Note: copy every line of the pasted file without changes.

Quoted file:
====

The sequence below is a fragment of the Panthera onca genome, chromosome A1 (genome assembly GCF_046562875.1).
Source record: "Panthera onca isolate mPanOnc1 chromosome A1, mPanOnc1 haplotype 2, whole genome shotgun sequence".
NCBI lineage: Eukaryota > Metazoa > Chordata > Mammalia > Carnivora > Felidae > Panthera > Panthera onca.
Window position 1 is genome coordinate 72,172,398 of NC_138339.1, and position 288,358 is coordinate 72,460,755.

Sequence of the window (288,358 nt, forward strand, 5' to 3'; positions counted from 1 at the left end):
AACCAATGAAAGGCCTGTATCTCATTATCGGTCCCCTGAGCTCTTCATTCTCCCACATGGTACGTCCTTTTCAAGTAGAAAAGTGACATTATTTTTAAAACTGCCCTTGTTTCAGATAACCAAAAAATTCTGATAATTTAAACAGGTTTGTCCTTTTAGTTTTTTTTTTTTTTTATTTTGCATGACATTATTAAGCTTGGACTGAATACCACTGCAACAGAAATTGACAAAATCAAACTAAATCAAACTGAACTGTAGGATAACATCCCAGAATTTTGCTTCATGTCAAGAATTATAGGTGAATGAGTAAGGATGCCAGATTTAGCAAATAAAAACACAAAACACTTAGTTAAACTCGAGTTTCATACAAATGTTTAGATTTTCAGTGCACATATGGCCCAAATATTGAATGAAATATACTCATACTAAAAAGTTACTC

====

The sequence below is a fragment of the Panthera onca genome, chromosome A1 (genome assembly GCF_046562875.1).
Source record: "Panthera onca isolate mPanOnc1 chromosome A1, mPanOnc1 haplotype 2, whole genome shotgun sequence".
NCBI lineage: Eukaryota > Metazoa > Chordata > Mammalia > Carnivora > Felidae > Panthera > Panthera onca.
Window position 1 is genome coordinate 72,172,398 of NC_138339.1, and position 288,358 is coordinate 72,460,755.

Sequence of the window (288,358 nt, forward strand, 5' to 3'; positions counted from 1 at the left end):
AACCAATGAAAGGCCTGTATCTCATTATCGGTCCCCTGAGCTCTTCATTCTCCCACATGGTACGTCCTTTTCAAGTAGAAAAGTGACATTATTTTTAAAACTGCCCTTGTTTCAGATAACCAAAAAATTCTGATAATTTAAACAGGTTTGTCCTTTTAGTTTTTTTTTTTTTTTATTTTGCATGACATTATTAAGCTTGGACTGAATACCACTGCAACAGAAATTGACAAAATCAAACTAAATCAAACTGAACTGTAGGATAACATCCCAGAATTTTGCTTCATGTCAAGAATTATAGGTGAATGAGTAAGGATGCCAGATTTAGCAAATAAAAACACAAAACACTTAGTTAAACTCGAGTTTCATACAAATGTTTAGATTTTCAGTGCACATATGGCCCAAATATTGAATGAAATATACTCATACTAAAAAGTTACTC